Cool and Collected: John French Explains the Catchride


Cool and Collected: John French Explains the Catchride

Feb. 18,2012
Erin Gilmore

In any other objective sport, competing at the highest level with a partner you’ve just been introduced to is unheard of. But for ProEquest Pro John French, meeting his horse at the hunter ring and riding straight to the win is all in a day’s work.

High profile owners and fellow trainers regularly hand the three-time World Champion Hunter Rider (2000, 2006, 2011) and Inaugural USHJA International Hunter Derby Final Champion their horse’s reins with the confidence that he’ll exhibit the best of their horses’ talents on the way to those eight perfect spots. For over ten years, John has been honing his talent for catchriding all the way to the top of the hunter game.

“There are good and bad things about catchriding,” he says. “When you’re on your own horse and know all the things it does, you can sometimes be in your head too much, thinking ‘I have to do this, I have to protect that, I have to watch for the swap,’ and you think a little too much.

“But on a catch ride, a lot of the time you don’t know those things so you’re just more or less going off of feel,” he continues. “You don’t have a lot of things going on in your head telling you to watch out for this or this or that.”

Photo ©Cheval Photos

That ability to ride from feel sometimes earns John 50 rounds during a single, busy show day. That’s enough riding to make anyone weak in the knees, but if practice makes perfect he is nearly there.

“A lot of people that don’t want to catchride, they like to know a horse before they show it,” he adds. “But I sort of like it. I think of it as a challenge to ride a horse that I don’t know, and figure it out as quick as you can. Sometimes I ride it the day before, but there are times where I just hop on and go.”

One of those times will present itself today, when John will compete in the highly competitive WCHR Palm Beach Hunter Spectacular at the Winter Equestrian Festival in Wellington, this evening under the lights (the class will be broadcast online for free at Week 6 at the Winter Equestrian Festival has been all about the hunters and culminates with the Spectacular, a 3’9” – 4’0” hunter classic that attracts the best hunters in the country.

Directly from three weeks of competing his full string of horses on the HITS Thermal Desert Circuit, John flew to the East Coast for the Spectacular. With two byes (via his WCHR title and championship at 2011 The Capital Challenge), John hasn’t had to qualify for the feature class. But what he has had to do is find a horse to ride. By Friday afternoon he had one definite mount; trainer Larry Glefke and owner Jane Gaston stepped in to give John the ride on Clearly, a horse that he rode “once five years ago in California.” He knows that the first time he’ll sit on Clearly will be this evening, in the warm up ring before his round.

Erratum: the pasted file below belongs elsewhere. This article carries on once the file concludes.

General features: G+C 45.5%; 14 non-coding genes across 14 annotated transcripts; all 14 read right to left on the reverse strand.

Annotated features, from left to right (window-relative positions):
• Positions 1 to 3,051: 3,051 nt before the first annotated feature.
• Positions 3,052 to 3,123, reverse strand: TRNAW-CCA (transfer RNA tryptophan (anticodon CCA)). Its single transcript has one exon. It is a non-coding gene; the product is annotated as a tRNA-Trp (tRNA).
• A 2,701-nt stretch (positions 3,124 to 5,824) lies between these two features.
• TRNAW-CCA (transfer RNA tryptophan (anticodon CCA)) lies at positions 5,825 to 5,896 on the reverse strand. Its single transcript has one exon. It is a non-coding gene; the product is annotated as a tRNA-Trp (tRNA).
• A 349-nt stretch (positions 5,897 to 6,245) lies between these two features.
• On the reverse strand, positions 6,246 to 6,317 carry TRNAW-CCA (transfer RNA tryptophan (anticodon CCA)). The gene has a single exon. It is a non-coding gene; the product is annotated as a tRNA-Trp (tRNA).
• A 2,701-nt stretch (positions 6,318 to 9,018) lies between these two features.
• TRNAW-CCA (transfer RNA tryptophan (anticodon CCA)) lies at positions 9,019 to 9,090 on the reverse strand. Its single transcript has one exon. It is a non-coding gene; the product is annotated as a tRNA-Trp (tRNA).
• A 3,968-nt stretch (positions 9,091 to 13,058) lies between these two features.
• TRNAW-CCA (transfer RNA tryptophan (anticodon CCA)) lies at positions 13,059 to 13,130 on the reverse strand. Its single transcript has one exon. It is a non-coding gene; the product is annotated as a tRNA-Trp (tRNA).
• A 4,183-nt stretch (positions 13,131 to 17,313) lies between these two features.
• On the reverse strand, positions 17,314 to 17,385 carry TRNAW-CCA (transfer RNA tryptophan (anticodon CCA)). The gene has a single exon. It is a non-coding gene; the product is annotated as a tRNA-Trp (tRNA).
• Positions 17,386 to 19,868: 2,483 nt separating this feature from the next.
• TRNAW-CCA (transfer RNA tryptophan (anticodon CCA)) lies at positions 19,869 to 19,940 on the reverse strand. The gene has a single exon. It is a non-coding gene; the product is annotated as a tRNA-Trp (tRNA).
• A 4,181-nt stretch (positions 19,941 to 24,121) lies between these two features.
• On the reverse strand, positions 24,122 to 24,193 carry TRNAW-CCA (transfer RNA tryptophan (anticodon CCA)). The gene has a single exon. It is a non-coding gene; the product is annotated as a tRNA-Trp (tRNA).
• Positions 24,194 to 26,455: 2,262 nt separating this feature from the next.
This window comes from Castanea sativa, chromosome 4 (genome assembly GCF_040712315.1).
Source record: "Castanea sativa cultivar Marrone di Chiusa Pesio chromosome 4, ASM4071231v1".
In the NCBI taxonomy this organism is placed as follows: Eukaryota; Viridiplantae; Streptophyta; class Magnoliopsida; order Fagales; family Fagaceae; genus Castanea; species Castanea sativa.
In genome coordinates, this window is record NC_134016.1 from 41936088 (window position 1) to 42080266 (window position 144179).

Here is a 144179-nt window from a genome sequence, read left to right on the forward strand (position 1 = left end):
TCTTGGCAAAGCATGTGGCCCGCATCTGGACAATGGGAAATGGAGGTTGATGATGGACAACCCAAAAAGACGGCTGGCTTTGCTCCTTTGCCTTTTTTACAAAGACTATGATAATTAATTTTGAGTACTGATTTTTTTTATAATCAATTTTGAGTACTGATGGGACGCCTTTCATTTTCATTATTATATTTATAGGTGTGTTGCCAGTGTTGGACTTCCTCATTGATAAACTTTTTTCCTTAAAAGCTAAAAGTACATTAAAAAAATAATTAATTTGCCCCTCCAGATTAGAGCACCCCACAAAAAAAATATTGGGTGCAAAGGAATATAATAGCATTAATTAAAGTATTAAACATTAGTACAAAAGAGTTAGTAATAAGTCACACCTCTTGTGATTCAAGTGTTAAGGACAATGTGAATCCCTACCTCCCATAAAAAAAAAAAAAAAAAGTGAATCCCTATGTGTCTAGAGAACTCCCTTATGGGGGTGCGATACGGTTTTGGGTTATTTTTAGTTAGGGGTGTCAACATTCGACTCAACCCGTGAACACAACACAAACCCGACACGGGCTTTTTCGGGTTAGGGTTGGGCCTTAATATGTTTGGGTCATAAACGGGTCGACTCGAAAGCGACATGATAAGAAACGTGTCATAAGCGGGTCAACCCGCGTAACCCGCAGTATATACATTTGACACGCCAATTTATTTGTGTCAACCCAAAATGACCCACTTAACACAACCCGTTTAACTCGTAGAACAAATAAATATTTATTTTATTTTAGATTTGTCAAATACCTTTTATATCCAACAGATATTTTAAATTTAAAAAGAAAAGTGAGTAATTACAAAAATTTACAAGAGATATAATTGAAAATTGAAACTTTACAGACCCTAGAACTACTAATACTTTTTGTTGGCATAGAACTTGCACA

So how does he do it? In addition to that God-given talent and feel, John has also mastered the art of keeping his cool, even in the most high-pressure situations. As an up and coming rider, he developed pre-game methods to control any nerves, and in his biggest classes today, the still turns to them from time to time. Once he’s won the mental game, he knows that he can complete his round with confidence.

“I used to write down a list, and I’d keep this list in my pocket of 8 things that I could say to myself to take a little bit of the pressure off,” he explains. “Like, how lucky I am to be doing this, or you know, whether I win or lose it won’t change me as a person. Or I just pretend there’s nobody in the stands and I’m just up there schooling. Sometimes I’ll even pretend like I’m a different rider. I’ll pretend that I’m mimicking someone else’s style so that it’s like someone else going around the course instead of me. That sounds silly but it makes just a little bit of the pressure go away.”

John recalls that after he won the Derby Finals in 2009, it became more nerve wracking to ride Rumba, the gelding that he’d ridden to the title. An overnight celebrity, crowds would flock to the ring to watch Rumba go with the expectation that he and John would win every class they entered. Just knowing that the crowd was expecting greatness in every stride became an extra challenge for John, who continued to ride Rumba until his sale a few months after the ’09 Finals.

“At least there’s a little less pressure when you get on a horse you don’t know, because not everyone is expecting you to just get on and win the class,” he says.

That said, John knows the Spectacular will be no cakewalk. He’ll be up against some formidable competition; last year’s winners Louise Serio and Castle Rock have been a team since 2008, and have spent the first half of WEF winning or placing second in everything they’ve entered. Louise and the other riders will have the advantage of competing with their best horses, horses that they know very well and have deep connections with.

Meanwhile John is looking forward to “one of those get on at the gate, jump a few jumps and go times” this evening. But he already knows that as long as he keeps his cool, the catchride will play right into his hands. 

Photo ©Gail Morey